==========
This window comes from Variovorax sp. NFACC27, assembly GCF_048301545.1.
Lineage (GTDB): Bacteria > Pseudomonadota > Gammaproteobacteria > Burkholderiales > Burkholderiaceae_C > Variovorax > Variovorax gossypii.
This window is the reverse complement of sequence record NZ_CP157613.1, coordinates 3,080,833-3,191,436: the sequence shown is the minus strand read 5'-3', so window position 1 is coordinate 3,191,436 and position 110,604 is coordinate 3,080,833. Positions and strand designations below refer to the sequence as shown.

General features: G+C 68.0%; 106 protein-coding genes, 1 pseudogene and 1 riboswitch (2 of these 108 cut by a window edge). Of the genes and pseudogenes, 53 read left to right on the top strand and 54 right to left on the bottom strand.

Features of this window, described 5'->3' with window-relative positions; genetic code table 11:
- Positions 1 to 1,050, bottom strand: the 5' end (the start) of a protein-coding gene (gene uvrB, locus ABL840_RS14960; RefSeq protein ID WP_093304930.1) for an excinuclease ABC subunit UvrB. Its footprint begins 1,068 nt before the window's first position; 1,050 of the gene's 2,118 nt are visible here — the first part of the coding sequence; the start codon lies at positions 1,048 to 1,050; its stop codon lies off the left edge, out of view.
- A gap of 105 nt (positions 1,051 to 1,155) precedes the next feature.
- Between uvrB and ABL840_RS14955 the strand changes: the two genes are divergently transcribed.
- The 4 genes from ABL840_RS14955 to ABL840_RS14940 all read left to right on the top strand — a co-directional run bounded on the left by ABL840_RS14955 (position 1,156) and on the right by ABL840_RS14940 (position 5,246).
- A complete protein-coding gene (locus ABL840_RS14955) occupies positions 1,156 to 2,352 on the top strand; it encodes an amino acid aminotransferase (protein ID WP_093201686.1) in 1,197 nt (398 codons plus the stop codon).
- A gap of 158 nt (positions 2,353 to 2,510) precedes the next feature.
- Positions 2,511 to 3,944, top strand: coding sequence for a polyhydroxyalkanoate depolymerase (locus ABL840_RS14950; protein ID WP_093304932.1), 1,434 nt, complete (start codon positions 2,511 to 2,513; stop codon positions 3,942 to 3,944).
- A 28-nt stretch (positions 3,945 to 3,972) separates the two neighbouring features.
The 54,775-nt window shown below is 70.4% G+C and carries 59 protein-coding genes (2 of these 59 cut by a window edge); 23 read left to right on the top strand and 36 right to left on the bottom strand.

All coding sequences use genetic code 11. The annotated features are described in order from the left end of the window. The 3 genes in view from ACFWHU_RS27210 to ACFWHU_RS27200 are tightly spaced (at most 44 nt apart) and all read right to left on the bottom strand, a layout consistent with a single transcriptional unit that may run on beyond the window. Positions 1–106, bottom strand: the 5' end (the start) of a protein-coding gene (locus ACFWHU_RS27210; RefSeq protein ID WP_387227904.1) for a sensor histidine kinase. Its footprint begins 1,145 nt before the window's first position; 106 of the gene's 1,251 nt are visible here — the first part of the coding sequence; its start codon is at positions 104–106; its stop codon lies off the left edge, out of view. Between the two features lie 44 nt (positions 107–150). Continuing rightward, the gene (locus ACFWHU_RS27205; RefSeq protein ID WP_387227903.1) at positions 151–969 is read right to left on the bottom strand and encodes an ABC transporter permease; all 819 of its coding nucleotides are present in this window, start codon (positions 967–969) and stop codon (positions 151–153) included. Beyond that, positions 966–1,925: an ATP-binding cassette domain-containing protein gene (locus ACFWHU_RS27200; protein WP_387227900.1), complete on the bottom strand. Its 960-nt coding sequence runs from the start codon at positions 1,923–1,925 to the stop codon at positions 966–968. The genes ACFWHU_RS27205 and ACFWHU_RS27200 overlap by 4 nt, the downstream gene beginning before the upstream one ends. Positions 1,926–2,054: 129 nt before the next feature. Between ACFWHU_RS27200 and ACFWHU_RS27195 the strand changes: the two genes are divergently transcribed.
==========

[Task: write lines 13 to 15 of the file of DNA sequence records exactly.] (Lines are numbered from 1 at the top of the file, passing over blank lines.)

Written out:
- A 28-nt stretch (positions 3,945 to 3,972) separates the two neighbouring features.
The 54,775-nt window shown below is 70.4% G+C and carries 59 protein-coding genes (2 of these 59 cut by a window edge); 23 read left to right on the top strand and 36 right to left on the bottom strand.

All coding sequences use genetic code 11. The annotated features are described in order from the left end of the window. The 3 genes in view from ACFWHU_RS27210 to ACFWHU_RS27200 are tightly spaced (at most 44 nt apart) and all read right to left on the bottom strand, a layout consistent with a single transcriptional unit that may run on beyond the window. Positions 1–106, bottom strand: the 5' end (the start) of a protein-coding gene (locus ACFWHU_RS27210; RefSeq protein ID WP_387227904.1) for a sensor histidine kinase. Its footprint begins 1,145 nt before the window's first position; 106 of the gene's 1,251 nt are visible here — the first part of the coding sequence; its start codon is at positions 104–106; its stop codon lies off the left edge, out of view. Between the two features lie 44 nt (positions 107–150). Continuing rightward, the gene (locus ACFWHU_RS27205; RefSeq protein ID WP_387227903.1) at positions 151–969 is read right to left on the bottom strand and encodes an ABC transporter permease; all 819 of its coding nucleotides are present in this window, start codon (positions 967–969) and stop codon (positions 151–153) included. Beyond that, positions 966–1,925: an ATP-binding cassette domain-containing protein gene (locus ACFWHU_RS27200; protein WP_387227900.1), complete on the bottom strand. Its 960-nt coding sequence runs from the start codon at positions 1,923–1,925 to the stop codon at positions 966–968. The genes ACFWHU_RS27205 and ACFWHU_RS27200 overlap by 4 nt, the downstream gene beginning before the upstream one ends. Positions 1,926–2,054: 129 nt before the next feature. Between ACFWHU_RS27200 and ACFWHU_RS27195 the strand changes: the two genes are divergently transcribed.